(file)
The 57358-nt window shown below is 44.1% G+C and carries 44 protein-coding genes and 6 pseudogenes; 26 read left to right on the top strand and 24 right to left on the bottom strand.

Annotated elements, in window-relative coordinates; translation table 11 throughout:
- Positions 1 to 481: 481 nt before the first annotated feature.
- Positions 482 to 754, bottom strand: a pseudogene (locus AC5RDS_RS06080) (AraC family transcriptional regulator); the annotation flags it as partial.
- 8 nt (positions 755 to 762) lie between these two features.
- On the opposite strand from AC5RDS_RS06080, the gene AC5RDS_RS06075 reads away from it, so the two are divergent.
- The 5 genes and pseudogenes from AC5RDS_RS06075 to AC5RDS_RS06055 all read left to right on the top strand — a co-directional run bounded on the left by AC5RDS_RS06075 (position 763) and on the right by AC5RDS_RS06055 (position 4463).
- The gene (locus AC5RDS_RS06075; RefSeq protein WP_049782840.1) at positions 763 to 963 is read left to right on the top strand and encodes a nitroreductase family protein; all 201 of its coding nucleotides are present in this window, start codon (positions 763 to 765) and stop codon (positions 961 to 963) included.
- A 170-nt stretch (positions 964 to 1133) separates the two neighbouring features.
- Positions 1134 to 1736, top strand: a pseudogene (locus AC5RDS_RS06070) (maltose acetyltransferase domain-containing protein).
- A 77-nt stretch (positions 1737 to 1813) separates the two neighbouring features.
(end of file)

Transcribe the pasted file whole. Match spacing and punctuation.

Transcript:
The 57358-nt window shown below is 44.1% G+C and carries 44 protein-coding genes and 6 pseudogenes; 26 read left to right on the top strand and 24 right to left on the bottom strand.

Annotated elements, in window-relative coordinates; translation table 11 throughout:
- Positions 1 to 481: 481 nt before the first annotated feature.
- Positions 482 to 754, bottom strand: a pseudogene (locus AC5RDS_RS06080) (AraC family transcriptional regulator); the annotation flags it as partial.
- 8 nt (positions 755 to 762) lie between these two features.
- On the opposite strand from AC5RDS_RS06080, the gene AC5RDS_RS06075 reads away from it, so the two are divergent.
- The 5 genes and pseudogenes from AC5RDS_RS06075 to AC5RDS_RS06055 all read left to right on the top strand — a co-directional run bounded on the left by AC5RDS_RS06075 (position 763) and on the right by AC5RDS_RS06055 (position 4463).
- The gene (locus AC5RDS_RS06075; RefSeq protein WP_049782840.1) at positions 763 to 963 is read left to right on the top strand and encodes a nitroreductase family protein; all 201 of its coding nucleotides are present in this window, start codon (positions 763 to 765) and stop codon (positions 961 to 963) included.
- A 170-nt stretch (positions 964 to 1133) separates the two neighbouring features.
- Positions 1134 to 1736, top strand: a pseudogene (locus AC5RDS_RS06070) (maltose acetyltransferase domain-containing protein).
- A 77-nt stretch (positions 1737 to 1813) separates the two neighbouring features.